Kishore Singh: The cost of mid-career crises

Last Updated: Fri, Nov 30, 2012 20:50 hrs

The mood at home is morose. I’m grim because my son’s guests are in conference over the “mid-career” plight of their young lives. “Cheer up,” my son says, “I’ll fetch us some beer,” but because the gloom is palpable, he does them the honour of pulling out his treasured Hoegaardens and serving them with a flourish and orange rings, while the cook looks at all the wasted fruit and wonders at the ways of the young.

But beer talk footsies around the main issues – how they aren’t appreciated enough, paid enough, loved enough – but serious discourse presumably requires more serious fortifications, and I watch in dismay as they find a bottle of Speyside’s finest in the bar while wondering whether life is all that it’s cracked out to be. First off is my son’s pilot buddy who’s been laid off, thanks to the politics of the civil aviation industry, and now he doesn’t know how to tell his father that he’s also crashed the family car. “I hope he’ll still pay my gym membership,” he moans. Because he’s a frequent complainer anyway, my son orders a chicken lasagne to keep him quiet.

His pal from school who now deals in luxury cars is having girlfriend trouble — in effect, the absence of a former girlfriend who thought he wasn’t good enough for her. “Well, dude, she’s way smarter than you,” says my son dispassionately. Finding little sympathy, my son’s friend helps himself to a refill of single malt. “Move on,” my son advises him, “get a life.” “How, yaar,” his friend says, “she still uses me for running errands” – which, for the record, means everything from keeping her in groceries to fetching her from work every time she’s working late. My son settles him with a wedge of cheesecake that I’d been saving for myself, but I suppose if he can’t get a little loving, he might as well get some feeding.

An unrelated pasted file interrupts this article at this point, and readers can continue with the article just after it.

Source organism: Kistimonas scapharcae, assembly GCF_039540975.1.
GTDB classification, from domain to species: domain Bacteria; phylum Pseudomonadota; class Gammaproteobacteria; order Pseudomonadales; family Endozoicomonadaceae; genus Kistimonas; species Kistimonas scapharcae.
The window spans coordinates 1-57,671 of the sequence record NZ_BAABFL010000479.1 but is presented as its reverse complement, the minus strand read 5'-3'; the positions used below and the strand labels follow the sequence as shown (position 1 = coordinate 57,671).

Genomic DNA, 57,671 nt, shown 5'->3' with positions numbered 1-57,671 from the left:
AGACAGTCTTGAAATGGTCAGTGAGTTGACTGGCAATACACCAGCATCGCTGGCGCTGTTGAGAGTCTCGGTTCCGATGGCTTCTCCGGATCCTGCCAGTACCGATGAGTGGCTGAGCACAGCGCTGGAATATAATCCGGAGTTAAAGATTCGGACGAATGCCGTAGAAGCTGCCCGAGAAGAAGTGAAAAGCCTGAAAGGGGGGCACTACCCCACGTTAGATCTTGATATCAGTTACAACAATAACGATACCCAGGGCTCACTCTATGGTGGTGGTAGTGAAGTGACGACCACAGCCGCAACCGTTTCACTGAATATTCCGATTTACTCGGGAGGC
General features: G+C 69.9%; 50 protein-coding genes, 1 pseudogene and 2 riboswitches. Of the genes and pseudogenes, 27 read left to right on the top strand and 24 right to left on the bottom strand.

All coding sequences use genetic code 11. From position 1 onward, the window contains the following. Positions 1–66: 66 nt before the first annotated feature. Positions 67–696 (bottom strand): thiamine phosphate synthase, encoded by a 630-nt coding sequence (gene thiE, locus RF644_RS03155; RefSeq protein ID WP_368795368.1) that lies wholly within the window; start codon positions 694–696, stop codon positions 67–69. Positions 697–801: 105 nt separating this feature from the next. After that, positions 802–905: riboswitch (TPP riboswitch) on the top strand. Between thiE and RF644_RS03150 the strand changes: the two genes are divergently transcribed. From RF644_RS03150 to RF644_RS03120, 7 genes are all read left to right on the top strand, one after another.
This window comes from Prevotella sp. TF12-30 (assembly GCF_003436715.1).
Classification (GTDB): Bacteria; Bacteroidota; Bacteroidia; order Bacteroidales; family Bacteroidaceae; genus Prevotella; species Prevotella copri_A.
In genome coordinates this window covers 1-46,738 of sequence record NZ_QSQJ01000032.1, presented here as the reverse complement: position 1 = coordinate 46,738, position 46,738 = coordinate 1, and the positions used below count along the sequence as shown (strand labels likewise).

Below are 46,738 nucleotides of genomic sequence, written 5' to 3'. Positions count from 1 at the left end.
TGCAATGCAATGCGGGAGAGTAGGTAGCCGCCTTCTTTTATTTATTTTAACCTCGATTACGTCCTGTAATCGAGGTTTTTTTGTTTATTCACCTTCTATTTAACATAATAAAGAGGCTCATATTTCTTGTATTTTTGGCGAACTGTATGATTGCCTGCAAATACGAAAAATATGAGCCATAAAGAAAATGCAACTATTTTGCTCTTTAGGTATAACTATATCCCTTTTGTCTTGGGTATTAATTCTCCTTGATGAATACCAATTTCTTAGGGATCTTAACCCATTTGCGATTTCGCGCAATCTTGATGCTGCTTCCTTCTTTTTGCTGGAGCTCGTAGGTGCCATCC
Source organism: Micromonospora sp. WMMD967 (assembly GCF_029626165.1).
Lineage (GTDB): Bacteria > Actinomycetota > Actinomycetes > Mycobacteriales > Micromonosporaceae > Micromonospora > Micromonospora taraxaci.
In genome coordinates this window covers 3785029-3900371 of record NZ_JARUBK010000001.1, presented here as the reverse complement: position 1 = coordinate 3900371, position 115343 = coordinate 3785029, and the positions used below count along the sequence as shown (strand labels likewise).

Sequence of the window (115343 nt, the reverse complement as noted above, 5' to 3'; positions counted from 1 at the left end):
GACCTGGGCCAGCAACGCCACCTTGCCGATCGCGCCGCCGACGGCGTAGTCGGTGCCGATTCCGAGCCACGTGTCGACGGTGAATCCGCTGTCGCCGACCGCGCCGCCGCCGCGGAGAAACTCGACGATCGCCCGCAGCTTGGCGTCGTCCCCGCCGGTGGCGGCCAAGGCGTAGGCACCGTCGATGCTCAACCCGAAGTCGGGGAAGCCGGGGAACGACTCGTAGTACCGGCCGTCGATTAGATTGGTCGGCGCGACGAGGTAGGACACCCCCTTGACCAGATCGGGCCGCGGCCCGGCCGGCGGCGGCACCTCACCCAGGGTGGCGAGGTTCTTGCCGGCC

The grumbling continues. The boss dislikes the hotelier whose father had once refused him a promotion, what should he do? “Chuck the job,” suggests my son, which sets off the pilot who doesn’t hold a job any more, about the merits of a monthly cheque. Because everyone’s unhappy, my son suggests that champagne might improve the mood. A bottle is pulled out of the fridge and popped to scattered applause, but they’d really rather stick with whisky after all, so I help myself to the bubbly that’s going flat by the minute even though I’m no Dom Perignon fan.

The corporate-wala is unhappy because he hasn’t been able to persuade his parents to shift to a larger house in keeping with his status as junior assistant manager – never mind that his father is chief financial officer with a multinational company – but he won’t consider moving out on his own because “that’s just not convenient, Uncle”. His colleague from work agrees that parents can be the devil, his own being obstructionist and refusing to buy him a larger sedan that “they can afford”, never mind that he’s been working for two years and could as easily fund it himself.

At some stage amidst the griping and complaining, they decide to head off for a late-night movie, leaving behind a debris of empty bottles and wasted food, while I’m left wondering if I could apply to my parents for my share of lamenting – and some scotch on the rocks – because I feel a mid-life crisis coming on, even though my son tells me I’m too old to have one.

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